During the uncertainty that this global pandemic presents, we must remember that hard work, dedication and passion will prevail, but key is compassion and that is what we women do best, we care.
As a businesswoman myself, with a family at home, an expectant daughter and responsibility for my team at Women in Business to consider in my decision making, I know it is crucial now more than ever, that we all support and care for each other.
Recently our member Edel Doherty, CEO & Founder of the award winning Beyond Business Travel and WIB 2019 Businesswoman of the Year, a truly inspirational female entrepreneur, called to share the sad news that she had to lay-off half of her brilliant team. Just a few weeks ago, Beyond Business Travel was a very strong growing business with a healthy sales pipeline and a highly engaged team, helping clients export around the world. The sad fact is that this will not be the last we hear of successful businesses beginning to struggle in the midst of this chaos, yet Edel’s ask was not for herself but how she could help her staff.
So, I stand with Edel, and call on our Executive to stand up and take action, to do everything in its power to help and care for everyone. There is no doubt that Stormont is working to ease the strain on businesses and importantly employees during this global crisis, but they must do more… and keep doing more. We have daily announcements about unemployment and businesses closing – who is looking after these people, their mortgages, cars, loans, families etc. We need to re-evaluate how we are allocating funds.
Small businesses are the life blood of our economy and government must remember that they don’t all pay rates. Where is the support for the child minder, executive coach, trainer, dog walker, taxi driver, events company, wedding planner or tour guide and the many other self-employed people who work from home? It is time for our government to demonstrate real understanding and caring and to ensure they help ALL businesses, all people. We are in the middle of a crisis; we need a blanket financial solution.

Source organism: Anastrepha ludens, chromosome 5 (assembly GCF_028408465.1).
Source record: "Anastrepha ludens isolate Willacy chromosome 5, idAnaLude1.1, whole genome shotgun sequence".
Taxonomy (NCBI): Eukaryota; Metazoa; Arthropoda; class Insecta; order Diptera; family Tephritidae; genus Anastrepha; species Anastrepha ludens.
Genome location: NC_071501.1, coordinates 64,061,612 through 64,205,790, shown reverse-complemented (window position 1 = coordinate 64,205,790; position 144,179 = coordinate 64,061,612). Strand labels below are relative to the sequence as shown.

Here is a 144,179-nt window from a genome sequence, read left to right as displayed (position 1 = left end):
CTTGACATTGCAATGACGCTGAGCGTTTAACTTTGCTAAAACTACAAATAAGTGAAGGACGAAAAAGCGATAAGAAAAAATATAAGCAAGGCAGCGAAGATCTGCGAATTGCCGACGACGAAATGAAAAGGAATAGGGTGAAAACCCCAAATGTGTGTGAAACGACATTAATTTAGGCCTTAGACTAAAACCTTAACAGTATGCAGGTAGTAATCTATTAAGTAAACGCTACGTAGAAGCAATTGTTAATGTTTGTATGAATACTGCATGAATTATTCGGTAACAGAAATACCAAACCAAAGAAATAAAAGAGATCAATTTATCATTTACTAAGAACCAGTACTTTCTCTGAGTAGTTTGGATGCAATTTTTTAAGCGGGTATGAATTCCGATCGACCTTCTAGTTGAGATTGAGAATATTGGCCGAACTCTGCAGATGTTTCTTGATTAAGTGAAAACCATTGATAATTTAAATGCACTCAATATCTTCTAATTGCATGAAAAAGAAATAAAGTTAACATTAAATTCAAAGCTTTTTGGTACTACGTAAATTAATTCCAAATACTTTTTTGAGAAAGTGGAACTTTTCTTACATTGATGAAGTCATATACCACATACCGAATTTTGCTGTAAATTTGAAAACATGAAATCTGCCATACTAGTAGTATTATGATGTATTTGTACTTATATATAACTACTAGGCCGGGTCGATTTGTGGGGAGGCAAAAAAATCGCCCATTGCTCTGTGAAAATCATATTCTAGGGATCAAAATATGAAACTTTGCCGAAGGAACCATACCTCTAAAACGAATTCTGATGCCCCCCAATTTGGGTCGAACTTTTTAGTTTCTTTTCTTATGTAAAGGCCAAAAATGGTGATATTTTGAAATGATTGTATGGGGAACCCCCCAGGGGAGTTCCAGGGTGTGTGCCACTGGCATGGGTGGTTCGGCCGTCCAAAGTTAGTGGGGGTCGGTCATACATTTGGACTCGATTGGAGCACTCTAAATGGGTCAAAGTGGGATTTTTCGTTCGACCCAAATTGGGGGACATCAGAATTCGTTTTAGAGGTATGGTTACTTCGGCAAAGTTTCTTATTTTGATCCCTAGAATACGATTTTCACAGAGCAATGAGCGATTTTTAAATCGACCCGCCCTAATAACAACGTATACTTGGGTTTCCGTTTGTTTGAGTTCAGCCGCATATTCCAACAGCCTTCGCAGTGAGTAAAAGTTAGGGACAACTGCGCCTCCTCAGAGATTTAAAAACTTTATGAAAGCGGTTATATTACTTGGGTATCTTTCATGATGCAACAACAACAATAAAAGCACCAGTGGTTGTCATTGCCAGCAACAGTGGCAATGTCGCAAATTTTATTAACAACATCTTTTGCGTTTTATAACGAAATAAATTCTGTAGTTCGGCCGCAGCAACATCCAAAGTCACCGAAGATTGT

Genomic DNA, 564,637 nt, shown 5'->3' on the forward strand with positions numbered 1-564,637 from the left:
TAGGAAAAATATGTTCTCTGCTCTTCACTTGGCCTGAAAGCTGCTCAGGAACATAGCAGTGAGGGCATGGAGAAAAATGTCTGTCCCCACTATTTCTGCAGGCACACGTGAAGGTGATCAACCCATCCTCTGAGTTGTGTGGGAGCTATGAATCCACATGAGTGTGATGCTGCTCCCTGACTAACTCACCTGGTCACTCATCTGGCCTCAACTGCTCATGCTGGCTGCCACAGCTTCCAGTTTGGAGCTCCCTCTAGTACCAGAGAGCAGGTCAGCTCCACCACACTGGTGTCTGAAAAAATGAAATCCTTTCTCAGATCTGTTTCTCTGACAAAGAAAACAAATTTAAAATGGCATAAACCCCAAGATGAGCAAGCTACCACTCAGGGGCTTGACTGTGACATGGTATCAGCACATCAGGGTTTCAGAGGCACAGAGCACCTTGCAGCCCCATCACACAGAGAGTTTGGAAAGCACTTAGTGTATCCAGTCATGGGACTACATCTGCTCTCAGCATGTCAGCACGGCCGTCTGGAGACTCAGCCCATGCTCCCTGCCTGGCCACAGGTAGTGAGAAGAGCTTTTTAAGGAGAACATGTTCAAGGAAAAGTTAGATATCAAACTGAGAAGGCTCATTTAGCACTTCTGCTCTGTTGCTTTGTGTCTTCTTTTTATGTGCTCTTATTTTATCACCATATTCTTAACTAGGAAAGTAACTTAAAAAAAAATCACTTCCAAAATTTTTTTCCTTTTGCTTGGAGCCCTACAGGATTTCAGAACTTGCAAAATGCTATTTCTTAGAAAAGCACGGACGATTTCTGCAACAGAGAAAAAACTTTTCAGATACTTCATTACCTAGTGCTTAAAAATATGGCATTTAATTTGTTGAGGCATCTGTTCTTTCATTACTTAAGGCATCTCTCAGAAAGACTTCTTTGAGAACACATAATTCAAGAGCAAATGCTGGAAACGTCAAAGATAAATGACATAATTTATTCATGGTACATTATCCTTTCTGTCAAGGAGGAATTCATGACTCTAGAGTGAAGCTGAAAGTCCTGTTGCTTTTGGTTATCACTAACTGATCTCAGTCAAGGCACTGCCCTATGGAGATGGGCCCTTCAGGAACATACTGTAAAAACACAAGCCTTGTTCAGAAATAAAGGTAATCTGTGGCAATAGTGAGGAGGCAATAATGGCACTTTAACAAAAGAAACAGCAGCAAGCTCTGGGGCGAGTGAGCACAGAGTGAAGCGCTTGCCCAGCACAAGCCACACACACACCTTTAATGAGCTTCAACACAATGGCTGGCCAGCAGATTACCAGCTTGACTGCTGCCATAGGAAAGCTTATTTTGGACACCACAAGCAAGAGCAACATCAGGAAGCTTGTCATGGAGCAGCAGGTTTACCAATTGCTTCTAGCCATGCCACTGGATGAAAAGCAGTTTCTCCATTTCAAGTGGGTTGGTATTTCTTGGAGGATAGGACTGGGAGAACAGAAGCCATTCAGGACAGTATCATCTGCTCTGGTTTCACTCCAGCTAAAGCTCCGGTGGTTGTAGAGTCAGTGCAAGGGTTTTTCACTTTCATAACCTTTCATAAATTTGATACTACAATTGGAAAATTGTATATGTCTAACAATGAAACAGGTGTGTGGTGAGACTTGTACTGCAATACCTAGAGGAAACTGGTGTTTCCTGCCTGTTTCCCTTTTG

They must also be cognisant of the potential negative impact, due to the coronavirus crisis, on women’s careers and businesses if care, of the elderly and children, is not shared equally. We may think that we live in a reasonably gendered society, however, there is no doubt that women still bear much of the responsibility for caregiving, it is important we do not go backwards on the road to diversity.
We know from reports that women currently do three-times as much unpaid caregiving and domestic work as their male counterparts; unfortunately, this number will begin to multiply dramatically as women will be required to care for children and relatives. With the recent closure of NI schools, the challenge to balance business and caregiving is more prevalent than ever before.
There is also impending worry from health experts that women, who hold the majority of roles in nursing and care giving, are at a disproportionate risk in comparison to their male counterparts, both physically and financially. Almost 70 percent of health care workers around the world are women. These women are on the frontline of this crisis daily, and with schools closing, men should recognise the severe potential impact of this and, in doing so, expect to take on a more hands-on and practical caregiving role.
Women also make up a huge proportion of part-time and informal workers across the world, the types of jobs that will sadly be the first to go as the economy and businesses continue to take a tumble. As a business community, we need to remain strong and continue to be consistent and present in order to support gender diversity.
To all my fellow businesswomen, from CEOs to sole traders, let’s do what we do best and support each other. And to all my fellow businessmen, in the interests of our future diverse economy and society, in the interests of equality, support the carers!